3.5 Server Configuration

Servers are internal smapd objects, responsible for listening on sockets and handling socket I/O operations. Each server has a server id, which is a unique name associated with it, and socket address, which describes the socket this server handles.

Socket addresses are represented as URLs. Smap version 1.1 recognizes the following URL forms:


Listen on the IPv4 address ip, on the given port. IP address may be given either in “dotted-quad” notation or as a hostname. Port may be specified either as a port number, or as a name of a service from ‘/etc/services’.


Listen on the UNIX socket pathname. Notice that the name of the socket must be absolute, so you would usually have three slashes running together, e.g. the notation


means UNIX socket ‘/var/run/smap.sock’.

The server statement configures servers. It takes two mandatory arguments: the socked ID and URL, e.g.:

server main inet://
server local unix:///var/run/smap.sock

These statements configure two servers. The one called ‘main’ is listening on IP, port 3056. The one called ‘local’ listens on UNIX socket ‘/var/run/smap.sock’.

If a server is assigned an ‘inet’ address, access to it will be controlled by TCP wrappers. The server ID is used as daemon name. See the next section (see section TCP Wrappers) for a detailed description.

The server statement has also another form, called block form, which allows to configure more details. In this form, the statement is given third argument – the word ‘begin’. This statement is followed by one or more statements supplying additional configuration for this server, followed by the word ‘end’ on a line by itself, which closes the construct. This is illustrated in the following example:

server local unix:///var/run/smap.sock begin
  backlog 10
  user mail

Statements which may be used between ‘begin’ and ‘end’ fall into two categories: privilege control statements, and socket configuration statements.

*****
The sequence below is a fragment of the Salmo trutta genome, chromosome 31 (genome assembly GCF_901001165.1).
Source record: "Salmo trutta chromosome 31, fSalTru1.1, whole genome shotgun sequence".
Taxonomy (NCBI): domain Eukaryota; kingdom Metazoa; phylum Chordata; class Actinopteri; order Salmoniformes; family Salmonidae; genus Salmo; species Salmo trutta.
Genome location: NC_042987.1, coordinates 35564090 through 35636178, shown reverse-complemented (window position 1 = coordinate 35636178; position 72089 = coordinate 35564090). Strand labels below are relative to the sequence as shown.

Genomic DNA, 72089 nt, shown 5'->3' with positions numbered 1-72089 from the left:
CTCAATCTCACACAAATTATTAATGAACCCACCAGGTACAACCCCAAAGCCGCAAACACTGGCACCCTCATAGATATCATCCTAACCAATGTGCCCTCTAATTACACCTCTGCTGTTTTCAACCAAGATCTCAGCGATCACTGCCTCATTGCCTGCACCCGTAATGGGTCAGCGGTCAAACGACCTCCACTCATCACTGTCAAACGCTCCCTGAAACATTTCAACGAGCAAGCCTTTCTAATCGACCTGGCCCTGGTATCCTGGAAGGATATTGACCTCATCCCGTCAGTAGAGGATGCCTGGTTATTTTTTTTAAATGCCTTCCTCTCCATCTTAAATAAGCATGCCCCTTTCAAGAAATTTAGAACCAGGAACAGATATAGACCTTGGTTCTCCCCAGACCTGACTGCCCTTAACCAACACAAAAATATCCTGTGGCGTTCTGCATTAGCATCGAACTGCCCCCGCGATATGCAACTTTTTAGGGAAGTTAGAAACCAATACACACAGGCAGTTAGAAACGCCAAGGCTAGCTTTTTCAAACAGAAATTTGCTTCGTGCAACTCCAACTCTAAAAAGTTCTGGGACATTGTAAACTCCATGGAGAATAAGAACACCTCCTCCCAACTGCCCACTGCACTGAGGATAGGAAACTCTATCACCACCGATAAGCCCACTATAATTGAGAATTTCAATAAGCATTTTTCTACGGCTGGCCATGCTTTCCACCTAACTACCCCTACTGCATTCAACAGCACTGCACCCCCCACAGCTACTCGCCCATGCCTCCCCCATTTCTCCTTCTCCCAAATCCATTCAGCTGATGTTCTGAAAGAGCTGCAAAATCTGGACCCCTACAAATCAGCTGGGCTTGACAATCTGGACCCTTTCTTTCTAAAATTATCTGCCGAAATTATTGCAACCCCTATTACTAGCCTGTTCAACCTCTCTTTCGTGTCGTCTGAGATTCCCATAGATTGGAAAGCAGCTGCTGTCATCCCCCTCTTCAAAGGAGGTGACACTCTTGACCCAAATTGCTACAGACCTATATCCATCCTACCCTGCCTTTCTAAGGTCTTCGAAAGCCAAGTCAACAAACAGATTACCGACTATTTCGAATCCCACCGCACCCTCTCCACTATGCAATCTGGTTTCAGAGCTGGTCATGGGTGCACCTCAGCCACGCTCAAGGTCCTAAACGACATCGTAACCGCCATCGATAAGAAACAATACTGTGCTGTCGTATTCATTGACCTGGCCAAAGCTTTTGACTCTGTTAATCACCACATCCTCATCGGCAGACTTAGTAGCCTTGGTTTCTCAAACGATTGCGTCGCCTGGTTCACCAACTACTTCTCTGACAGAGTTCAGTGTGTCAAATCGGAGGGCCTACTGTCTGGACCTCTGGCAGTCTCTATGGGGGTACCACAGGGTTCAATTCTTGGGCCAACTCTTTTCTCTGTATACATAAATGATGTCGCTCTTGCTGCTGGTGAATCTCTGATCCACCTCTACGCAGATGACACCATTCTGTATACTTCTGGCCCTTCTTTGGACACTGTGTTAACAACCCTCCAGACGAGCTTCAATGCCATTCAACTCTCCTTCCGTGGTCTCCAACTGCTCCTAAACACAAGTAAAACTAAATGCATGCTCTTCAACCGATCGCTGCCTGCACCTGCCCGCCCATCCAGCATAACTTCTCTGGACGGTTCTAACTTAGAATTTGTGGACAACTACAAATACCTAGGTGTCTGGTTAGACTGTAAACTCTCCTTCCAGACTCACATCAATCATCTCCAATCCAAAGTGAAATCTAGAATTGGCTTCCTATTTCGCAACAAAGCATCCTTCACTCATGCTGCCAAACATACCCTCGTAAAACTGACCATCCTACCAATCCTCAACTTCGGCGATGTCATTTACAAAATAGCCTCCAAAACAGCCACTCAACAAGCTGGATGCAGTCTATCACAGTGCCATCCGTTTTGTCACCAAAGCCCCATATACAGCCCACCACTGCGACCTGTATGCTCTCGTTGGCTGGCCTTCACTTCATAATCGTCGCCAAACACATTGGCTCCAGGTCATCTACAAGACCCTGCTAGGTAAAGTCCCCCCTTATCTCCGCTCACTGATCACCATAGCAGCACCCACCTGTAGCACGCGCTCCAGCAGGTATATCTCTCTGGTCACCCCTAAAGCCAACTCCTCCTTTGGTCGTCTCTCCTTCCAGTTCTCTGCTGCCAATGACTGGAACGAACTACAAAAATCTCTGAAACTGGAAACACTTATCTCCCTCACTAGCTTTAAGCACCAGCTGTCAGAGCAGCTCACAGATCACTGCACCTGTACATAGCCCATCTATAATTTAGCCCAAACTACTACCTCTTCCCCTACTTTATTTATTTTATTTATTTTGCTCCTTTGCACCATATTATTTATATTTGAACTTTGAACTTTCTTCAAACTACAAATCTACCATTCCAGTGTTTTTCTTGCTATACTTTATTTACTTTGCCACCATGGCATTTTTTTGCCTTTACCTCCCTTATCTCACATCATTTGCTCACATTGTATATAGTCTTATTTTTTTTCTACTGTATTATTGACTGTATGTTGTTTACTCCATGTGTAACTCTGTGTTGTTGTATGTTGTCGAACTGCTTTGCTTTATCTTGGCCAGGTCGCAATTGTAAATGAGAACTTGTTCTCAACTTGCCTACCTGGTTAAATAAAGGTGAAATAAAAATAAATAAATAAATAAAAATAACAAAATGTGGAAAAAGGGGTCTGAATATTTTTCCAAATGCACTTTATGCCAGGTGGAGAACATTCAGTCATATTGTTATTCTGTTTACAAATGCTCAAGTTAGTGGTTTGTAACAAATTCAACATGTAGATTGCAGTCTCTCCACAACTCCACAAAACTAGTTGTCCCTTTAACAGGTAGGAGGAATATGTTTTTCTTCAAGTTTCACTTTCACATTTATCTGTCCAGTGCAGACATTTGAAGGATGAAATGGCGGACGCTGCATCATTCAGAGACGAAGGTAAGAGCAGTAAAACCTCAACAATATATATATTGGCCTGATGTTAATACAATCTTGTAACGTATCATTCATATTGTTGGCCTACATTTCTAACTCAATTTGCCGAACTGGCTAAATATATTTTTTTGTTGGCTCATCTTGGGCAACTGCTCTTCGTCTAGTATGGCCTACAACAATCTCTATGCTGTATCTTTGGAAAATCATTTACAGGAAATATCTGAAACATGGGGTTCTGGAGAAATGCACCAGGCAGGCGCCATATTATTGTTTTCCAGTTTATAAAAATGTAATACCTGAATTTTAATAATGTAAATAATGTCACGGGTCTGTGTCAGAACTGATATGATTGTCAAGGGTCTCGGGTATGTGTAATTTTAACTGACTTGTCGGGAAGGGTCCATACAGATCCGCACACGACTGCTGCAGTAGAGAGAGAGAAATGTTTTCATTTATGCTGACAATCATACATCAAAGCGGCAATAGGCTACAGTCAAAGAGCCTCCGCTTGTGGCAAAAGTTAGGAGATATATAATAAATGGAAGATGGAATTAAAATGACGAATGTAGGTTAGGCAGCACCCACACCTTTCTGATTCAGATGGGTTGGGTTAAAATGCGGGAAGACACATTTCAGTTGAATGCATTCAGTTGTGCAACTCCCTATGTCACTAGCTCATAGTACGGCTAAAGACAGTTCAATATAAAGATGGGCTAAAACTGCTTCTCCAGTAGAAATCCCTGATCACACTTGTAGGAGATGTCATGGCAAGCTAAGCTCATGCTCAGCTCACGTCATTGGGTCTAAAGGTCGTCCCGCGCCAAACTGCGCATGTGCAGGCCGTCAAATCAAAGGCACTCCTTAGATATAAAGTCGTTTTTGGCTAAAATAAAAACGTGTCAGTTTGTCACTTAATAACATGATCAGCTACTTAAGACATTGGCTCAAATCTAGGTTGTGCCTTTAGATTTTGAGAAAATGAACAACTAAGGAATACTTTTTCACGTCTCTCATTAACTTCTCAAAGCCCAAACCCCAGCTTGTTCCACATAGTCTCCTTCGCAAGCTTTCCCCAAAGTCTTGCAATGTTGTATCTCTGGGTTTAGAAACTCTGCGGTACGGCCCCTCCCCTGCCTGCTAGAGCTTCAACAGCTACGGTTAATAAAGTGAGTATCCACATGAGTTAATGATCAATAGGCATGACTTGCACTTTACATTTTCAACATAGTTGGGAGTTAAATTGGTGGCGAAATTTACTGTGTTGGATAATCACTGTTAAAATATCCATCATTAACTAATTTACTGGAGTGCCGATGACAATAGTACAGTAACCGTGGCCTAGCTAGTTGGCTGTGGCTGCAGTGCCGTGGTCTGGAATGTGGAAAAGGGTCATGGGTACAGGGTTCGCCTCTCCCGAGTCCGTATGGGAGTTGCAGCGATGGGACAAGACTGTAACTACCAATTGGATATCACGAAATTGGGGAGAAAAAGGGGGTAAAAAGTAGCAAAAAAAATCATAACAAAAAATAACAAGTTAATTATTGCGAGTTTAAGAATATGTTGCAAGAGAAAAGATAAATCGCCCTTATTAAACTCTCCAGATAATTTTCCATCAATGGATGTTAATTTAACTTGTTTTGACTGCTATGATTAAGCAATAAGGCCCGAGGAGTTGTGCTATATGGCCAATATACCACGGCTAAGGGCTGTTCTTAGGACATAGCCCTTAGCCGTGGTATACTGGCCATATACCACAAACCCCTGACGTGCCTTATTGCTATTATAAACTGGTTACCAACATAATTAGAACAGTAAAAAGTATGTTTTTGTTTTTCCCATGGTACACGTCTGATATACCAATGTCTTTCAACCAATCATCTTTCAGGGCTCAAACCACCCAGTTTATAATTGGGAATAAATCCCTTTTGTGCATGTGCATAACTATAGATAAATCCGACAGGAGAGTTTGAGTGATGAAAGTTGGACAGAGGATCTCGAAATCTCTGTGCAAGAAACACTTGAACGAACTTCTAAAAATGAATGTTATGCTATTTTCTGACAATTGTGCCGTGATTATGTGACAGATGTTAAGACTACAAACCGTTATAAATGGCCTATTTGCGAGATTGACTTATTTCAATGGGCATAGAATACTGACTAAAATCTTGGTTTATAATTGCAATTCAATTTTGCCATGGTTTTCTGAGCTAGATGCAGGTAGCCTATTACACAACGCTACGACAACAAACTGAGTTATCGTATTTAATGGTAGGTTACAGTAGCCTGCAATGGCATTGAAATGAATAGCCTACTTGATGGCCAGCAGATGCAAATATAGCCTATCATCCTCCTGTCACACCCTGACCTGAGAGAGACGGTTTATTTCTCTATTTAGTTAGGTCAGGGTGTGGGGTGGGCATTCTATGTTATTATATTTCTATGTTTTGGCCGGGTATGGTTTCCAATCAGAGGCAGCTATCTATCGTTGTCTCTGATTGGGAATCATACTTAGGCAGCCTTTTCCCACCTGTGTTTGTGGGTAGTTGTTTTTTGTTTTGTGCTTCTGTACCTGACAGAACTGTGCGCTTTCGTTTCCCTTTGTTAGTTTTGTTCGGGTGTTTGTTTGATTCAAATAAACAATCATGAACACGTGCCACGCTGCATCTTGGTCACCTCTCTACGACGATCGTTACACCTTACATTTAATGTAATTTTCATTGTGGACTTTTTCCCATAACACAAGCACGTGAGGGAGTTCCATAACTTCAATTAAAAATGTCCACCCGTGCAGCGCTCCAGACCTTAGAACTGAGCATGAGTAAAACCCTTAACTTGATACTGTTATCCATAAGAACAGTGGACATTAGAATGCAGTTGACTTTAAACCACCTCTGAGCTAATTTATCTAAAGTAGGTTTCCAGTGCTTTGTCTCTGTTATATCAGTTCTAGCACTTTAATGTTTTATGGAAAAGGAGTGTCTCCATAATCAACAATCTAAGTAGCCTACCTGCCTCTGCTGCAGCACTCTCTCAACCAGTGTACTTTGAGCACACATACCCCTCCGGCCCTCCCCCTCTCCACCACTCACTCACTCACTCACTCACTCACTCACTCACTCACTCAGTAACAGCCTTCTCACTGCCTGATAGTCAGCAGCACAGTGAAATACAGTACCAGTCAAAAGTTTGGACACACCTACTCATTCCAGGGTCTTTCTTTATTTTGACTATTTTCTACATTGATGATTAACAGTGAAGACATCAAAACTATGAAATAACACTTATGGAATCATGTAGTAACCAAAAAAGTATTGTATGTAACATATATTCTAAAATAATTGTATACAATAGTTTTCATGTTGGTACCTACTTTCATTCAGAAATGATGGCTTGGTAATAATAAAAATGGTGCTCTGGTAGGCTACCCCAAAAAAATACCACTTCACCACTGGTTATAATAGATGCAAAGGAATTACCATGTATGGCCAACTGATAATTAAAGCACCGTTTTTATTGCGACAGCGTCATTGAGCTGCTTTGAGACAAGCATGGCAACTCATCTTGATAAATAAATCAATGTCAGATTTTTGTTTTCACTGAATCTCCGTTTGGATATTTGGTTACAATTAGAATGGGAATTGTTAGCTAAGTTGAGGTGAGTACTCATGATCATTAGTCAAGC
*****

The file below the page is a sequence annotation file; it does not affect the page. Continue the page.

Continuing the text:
The former are user, allgroups and group, described in the previous section (see section Runtime Privileges). Syntactically they are exactly the same as their public scope counterparts. The only difference is that they apply only to child processes spawned to handle connections to that particular URL. For example, consider the following statement:

server local unix:///var/run/smap.sock begin
  user daemon
  group mail mysql

This configuration works as follows. The master smapd process runs with root privileges. When a connection is requested to socket ‘/var/run/smap.sock’, the master spawns a subprocess to handle that connection. This subprocess switches to the UID and GID of user ‘daemon’ and retains GIDs of the groups ‘mail’ and ‘mysql’ and then enters the mail read-and-reply loop. The ownership of the socket ‘/var/run/smap.sock’ is set to UID of user ‘daemon’ and GID of its primary group (see also the description of owner, below).

Of course, the per-server privilege control statements work only if the master daemon runs with the root privileges.

The second group of server statements are socket configuration statements. Similarly to privilege control statements, these too may appear inside a server block statement as well as outside of it, in the global scope (with the exception of the owner statement, which is allowed only in server scope). When used in global scope, they affect all server statements. When used in per-server context, they apply to that particular server only. These statements are:

Config: backlog number

Sets the maximum size of pending connections queue for sockets. If a connection request arrives when the queue is full, the client receives an error with an indication of ‘ECONNREFUSED’.

Default backlog is 8.

Config: reuseaddr bool

If bool is ‘yes’ reuse existing socket addresses (both INET and UNIX). This is the default.

Config: max-children number

Maximum number of children processes allowed to run simultaneously. When the actual number of children reaches number, the server stops refusing further connections until any of them terminates. The value of ‘0’ means ‘unlimited’.

The default limit is ‘128’.

Config: single-process bool

Operate in single-process mode. This options may become necessary only when debugging the smapd daemon. Never use it in production environment!

Config: socket-mode mode

Set file mode for UNIX socket. Specify the mode argument either int octal notation (e.g. ‘600’), or in chmod-style notation (e.g. ‘rw-------’).

Config: socket-owner user:group

Set socket ownership to the given user and group. This applies only to UNIX sockets. User and group may be specified either by their symbolic names or numeric IDs. Either user or group may be omitted. There are following cases:

owner user:group

Set both owner UID and GID.

owner user

Set UID of the user user and GID of his primary group.

owner user:

Set UID of the user user, but do not change the GID.

owner :group

Set only owner GID, do not change the UID.

Note, that this statement cannot be used outside of server scope.